Where are ie certificates stored

where are ie certificates stored

Manage Certificates and Certificate Stores A digital certificate is a data structure that stores someone's personal information such as a name or email address, together with this person's public key. This data is signed by a certification authority (CA) who issued the certificate.

A certificate can exist in a file or certificate store in the system registry.

It is highly recommended that you install the CertMgr.exe application as it will make the debugging of certificate-related applications easier. CertMgr.exe is included in the Microsoft Platform SDK CD ROM. If you are running IE 5.0, CertMgr.exe is already installed on your machine. To invoke it, open IE 5.0, go to Tools/Internet Options, select the Content tab and click the "Certificates" button.

Opening a Certificate Store Certificates stores are kept in the system registry under the keys HKEY_LOCAL_MACHINE\Software\Microsoft\SystemCertificates and HKEY_CURRENT_USER\Software\Microsoft\SystemCertificates.

Each user has a MY certificate store which contains his/her personal certificates. The ROOT store contains certificates of the most trusted certification authorities. The CA store contains less frequently used certification authorities. The AddressBook store contains other people's certificates.

In AspEncrypt, a certificate store is represented by the CryptoStore object. An instance of this object is created via CryptoManager's OpenStore method, as follows:

Set Store = CM.OpenStore("MY", False )

The OpenStore method accepts two arguments: the name of the store and a flag specifying whether the store is located under the HKEY_LOCAL_MACHINE (if set to True ) or HKEY_CURRENT_USER (if set to False) section of the system registry. The following rule of thumb applies in most cases: if you are using AspEncrypt in a stand-alone application (such as a VB program) you should specify False for the second parameter. If AspEncrypt is used from an ASP or ISAPI application, you should specify True.

If the store name passed as the first parameter does not exist, the method will create it.

In an ASP environment, if anonymous access is enabled, an attempt to open a store will probably result in an Access Denied error. To avoid this error, impersonation of an admin account should be used, as follows:


Set CM = Server.CreateObject("Persits.CryptoManager")

CM.LogonUser "domainname", "adminuser",


Set Store = CM.OpenStore("MY", True)


For the LogonUser method to work successfully, the current user must have the "Act as Part of Operating System" privilege.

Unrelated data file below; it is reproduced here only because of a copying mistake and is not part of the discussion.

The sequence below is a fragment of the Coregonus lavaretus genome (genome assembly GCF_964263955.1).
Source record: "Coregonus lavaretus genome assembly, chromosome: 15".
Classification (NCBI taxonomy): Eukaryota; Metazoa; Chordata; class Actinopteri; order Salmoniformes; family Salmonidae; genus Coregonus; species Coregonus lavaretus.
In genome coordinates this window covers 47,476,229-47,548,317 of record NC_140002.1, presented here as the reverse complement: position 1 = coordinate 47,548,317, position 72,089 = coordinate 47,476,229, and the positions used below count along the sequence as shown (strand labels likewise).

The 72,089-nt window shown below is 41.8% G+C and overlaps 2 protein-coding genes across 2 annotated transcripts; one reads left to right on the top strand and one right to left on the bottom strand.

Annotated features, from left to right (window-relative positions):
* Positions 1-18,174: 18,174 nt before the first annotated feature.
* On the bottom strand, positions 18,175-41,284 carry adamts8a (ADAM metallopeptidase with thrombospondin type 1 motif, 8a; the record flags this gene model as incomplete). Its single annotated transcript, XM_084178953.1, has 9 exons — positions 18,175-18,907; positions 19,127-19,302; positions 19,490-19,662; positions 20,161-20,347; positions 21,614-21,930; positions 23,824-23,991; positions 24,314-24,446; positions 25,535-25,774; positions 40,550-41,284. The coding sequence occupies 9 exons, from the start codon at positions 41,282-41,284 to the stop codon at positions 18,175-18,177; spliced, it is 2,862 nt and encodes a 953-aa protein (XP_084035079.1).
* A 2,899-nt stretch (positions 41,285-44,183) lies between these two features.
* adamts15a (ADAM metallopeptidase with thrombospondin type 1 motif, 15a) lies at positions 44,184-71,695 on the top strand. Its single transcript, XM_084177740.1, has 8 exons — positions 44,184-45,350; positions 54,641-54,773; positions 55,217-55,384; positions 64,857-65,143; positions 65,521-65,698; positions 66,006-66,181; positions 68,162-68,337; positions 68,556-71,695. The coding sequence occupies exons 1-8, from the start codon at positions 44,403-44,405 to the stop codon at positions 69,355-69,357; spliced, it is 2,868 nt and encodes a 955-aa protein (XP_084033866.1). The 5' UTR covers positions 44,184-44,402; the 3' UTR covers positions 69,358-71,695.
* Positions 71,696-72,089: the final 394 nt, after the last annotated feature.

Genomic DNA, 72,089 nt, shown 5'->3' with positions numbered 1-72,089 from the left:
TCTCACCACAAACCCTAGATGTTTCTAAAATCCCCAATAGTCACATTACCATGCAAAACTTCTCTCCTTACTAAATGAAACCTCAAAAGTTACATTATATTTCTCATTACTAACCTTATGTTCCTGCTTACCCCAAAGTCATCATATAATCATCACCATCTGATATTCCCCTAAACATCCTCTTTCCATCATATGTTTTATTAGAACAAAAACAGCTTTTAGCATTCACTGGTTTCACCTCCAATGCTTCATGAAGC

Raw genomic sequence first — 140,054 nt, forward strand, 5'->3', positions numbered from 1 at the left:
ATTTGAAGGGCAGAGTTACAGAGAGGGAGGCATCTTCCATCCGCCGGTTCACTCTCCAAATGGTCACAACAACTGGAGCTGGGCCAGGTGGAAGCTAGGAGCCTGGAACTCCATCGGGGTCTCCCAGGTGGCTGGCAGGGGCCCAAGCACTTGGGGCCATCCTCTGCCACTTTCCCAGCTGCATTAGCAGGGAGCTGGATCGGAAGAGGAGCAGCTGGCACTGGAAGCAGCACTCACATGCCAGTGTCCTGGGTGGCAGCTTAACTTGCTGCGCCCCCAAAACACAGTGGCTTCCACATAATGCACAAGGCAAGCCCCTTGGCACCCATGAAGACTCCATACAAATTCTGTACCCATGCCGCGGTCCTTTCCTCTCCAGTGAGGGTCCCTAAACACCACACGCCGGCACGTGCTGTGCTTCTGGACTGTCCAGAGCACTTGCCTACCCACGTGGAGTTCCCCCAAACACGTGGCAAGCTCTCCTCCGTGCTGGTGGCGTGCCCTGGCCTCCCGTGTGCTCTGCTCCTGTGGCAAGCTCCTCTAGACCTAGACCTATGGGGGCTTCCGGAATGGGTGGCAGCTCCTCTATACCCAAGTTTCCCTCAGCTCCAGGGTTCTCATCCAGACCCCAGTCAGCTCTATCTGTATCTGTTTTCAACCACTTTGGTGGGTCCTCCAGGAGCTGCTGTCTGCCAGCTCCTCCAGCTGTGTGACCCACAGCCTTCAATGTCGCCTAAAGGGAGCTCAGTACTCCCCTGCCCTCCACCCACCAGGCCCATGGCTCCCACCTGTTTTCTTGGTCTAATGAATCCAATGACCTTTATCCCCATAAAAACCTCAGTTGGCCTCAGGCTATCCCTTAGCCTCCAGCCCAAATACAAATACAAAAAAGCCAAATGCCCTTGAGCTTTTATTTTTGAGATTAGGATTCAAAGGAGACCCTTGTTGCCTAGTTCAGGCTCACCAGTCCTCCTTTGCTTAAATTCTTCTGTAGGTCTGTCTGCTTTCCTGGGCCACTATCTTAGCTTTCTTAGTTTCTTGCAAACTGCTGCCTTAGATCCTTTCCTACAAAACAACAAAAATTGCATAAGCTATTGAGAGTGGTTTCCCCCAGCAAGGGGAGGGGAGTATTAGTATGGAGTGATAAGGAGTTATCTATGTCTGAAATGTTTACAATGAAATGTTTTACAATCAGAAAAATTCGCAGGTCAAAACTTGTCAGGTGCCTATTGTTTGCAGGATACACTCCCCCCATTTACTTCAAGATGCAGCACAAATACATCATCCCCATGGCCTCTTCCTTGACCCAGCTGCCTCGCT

Enumerating Certificates in a Store

The CryptoStore object has a property, Store.Certificates. which returns the collection of CryptoCert objects which represent certificates residing in this store. The following code snippet enumerates all certificates in the ROOT store of the HKLM section of the registry:

Set Store = CM.OpenStore("ROOT", True)

For Each Cert in Store.Certificates

Response.Write Cert.Subject.Name & "<P>"



A more complete certificate store example can be found in the file Samples\cert_stores\certs.asp of the installation.

Examining Certificates using CertMgr.exe Run CertMgr.exe (included with IE 5.0 or available from Microsoft Platform SDK.) You will see a screen similar to this:

If you double-click on one of the certificates in the list, the certificate property sheet comes up:

Obtaining an Instance of the CryptoCert Object AspEncrypt provides the CryptoCert object to represent a certificate. There is a number of ways to obtain an instance of the CryptoCert object. We have already learned how to use the CryptoStore.Certificates collection to enumerate all certificates in a store. The Certificates collection also allows you to obtain individual certificate objects as well.

Just like any COM collection, Store.Certificates supports a default Item property which accepts an integer or string index. The string index specifies a certificate's serial number as displayed by the certificate property sheet shown above. For example, to obtain a CryptoCert object representing the Thawte Freemail Member certificate shown on the screenshot above, we can say:

Set CM = Server.CreateObject("Persits.CryptoManager")

Set Store = CM.OpenStore("MY", False)

Set Cert = Store.Certificates.Item("012E 78") ' Paste Serial Number here

Set Cert = Store.Certificates("012E78") ' No spaces is OK too

A CryptoCert object can also be created from a certificate stored in a file. There are two most commonly used file formats for storing certificates: DER-Encoded X.509 (.cer or .crt) and Cryptographic Message Syntax Standard PKCS #7 (.p7b). The DER-Encoded format can be in the binary or Base64-encoded form.

Source: www.aspencrypt.com

Category: Insurance

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